Jose Manuel Barroso, president of the European Commission, has hit the panic button. As the Eurozone debt crisis worsened, he remained among the most optimistic of EU officials, repeating his faith in the ability of the myriad of rescue packages to prevent further contagion from affecting larger European economies. But no longer.
Barroso has issued a clear warning to the policymakers in Europe that has a strong note of dire panic. He no longer pretends that the debt-financed rescue stratagems cobbled together by the inept politicians of the European Community are safeguarding larger economies such as Spain and Italy being exposed to the rapidly metastasizing debt crisis. He admits with brutal frankness that the markets “remain to be convinced that we are taking appropriate steps to resolve the crisis.”
The panicky communication from the European Commission president has sparked a wave of frantic selling among stock markets across the globe, while leading gold to ascend to ever higher prices. Is the handwriting on the wall? It is becoming ever more obvious, even to the formerly sanguine politicians, that the global economic crisis never ended, and that its current phase, the sovereign debt crisis, is getting more dangerous, while the inept policymakers run out of options.
global economic crisis
When the European Commission released its forecast for 2009 and 2010 on economic “growth” in the eurozone, the dismal projections were no surprise. According to the Commission, eurozone economies collectively will contract by 1.9 % in 2009 and grow by an anemic 0.4 % in 2010. Even these seemingly pathetic figures are almost certainly highly optimistic. A senior economist at Bank of America, Gilles Moec, for example, projects that the 16 nations that use the euro currency will see their economies shrink by 2.6 %. during 2009. As for 2010, I think the European Commission was inhaling some potent weed to see any growth potential for 2010.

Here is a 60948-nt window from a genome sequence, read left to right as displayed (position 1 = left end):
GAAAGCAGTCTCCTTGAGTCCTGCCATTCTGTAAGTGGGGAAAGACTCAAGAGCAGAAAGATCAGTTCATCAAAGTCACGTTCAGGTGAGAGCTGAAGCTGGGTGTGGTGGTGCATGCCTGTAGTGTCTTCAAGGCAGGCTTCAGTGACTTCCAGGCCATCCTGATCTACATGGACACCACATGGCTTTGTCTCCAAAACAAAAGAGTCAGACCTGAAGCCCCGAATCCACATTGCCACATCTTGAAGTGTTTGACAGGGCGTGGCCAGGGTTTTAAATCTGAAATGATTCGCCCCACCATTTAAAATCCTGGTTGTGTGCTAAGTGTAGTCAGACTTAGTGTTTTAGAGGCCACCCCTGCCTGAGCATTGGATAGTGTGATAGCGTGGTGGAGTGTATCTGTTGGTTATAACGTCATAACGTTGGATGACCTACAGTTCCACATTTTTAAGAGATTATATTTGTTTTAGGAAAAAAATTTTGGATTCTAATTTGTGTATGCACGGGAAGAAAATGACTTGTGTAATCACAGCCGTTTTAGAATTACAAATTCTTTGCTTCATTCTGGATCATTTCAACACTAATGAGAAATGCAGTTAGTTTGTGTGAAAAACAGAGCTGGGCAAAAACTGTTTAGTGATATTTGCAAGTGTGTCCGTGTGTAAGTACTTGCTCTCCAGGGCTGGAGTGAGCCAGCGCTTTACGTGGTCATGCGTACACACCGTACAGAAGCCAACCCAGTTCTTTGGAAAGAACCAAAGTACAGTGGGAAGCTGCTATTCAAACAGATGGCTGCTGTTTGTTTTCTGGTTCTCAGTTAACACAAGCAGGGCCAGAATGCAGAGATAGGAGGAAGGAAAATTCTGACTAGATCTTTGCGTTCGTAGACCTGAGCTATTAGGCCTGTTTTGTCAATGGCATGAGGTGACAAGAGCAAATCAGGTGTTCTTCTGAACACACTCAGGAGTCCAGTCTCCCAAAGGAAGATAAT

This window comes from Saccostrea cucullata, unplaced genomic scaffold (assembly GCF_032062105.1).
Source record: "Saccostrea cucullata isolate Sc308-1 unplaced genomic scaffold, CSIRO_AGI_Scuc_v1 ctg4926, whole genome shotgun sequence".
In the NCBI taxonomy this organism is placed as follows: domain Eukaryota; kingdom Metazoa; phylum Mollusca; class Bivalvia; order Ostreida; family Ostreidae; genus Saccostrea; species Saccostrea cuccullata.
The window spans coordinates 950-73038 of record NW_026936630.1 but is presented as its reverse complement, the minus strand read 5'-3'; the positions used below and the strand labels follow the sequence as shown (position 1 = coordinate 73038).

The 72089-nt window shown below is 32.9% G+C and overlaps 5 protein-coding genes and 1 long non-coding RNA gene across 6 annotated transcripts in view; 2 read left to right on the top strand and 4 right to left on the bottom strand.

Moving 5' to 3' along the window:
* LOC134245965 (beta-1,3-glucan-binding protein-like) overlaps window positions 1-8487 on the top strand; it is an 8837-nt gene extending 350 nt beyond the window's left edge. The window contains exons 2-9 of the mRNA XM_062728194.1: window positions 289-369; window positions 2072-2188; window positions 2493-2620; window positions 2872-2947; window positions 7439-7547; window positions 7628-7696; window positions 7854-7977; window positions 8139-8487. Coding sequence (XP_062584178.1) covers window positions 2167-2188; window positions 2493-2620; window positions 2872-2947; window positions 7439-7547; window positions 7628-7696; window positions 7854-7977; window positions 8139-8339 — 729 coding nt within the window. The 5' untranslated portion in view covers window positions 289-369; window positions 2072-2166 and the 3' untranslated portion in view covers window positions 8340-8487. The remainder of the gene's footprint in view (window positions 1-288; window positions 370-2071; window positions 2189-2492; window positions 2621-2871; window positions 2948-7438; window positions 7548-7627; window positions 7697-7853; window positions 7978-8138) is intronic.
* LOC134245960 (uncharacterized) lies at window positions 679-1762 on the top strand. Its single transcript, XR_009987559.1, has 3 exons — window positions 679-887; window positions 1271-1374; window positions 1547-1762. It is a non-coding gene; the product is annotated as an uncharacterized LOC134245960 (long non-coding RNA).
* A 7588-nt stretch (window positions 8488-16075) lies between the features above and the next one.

The negative growth in the eurozone affirms that that this pivotal region in the global economy is deep in recession, with already high rates of unemployment about to surge to a level that will threaten the social and political cohesion of western and central Europe. Quite clearly, the eurozone, along with the rest of the planet, will not be immune from the man-made catastrophe that is the Global Economic Crisis.
What about the rest of Europe? Here the news is at least as bad, and in many instances worse than the eurozone. The economy of the UK is imploding, its banks technically insolvent, according to a recent and authoritative report. Russia is being shattered economically by the collapse in commodity prices, especially petroleum, its primary generator of hard currency. The Ukraine and Baltic nations are possibly in even deeper trouble, while even little Iceland has not been spared, as it risks being the first victim of the Global Economic Crisis to fall into national bankruptcy.
The global economic disaster ripping apart the world began in the United States, where it continues to accelerate in its destructive impact. However, now that Europe is being ripped apart by the global financial and economic tsunami, we are now entering what economists refer to as a negative feedback loop. As the U.S. and Europe feed upon each other’s economic decline, the tentacles of this destructive recessionary octopus will increasingly strangle the other major economic engines on the planet, namely China, Japan and Southeast Asia. The sobering conclusion is that the worst is yet to come, but almost certainly will.
global economic crisis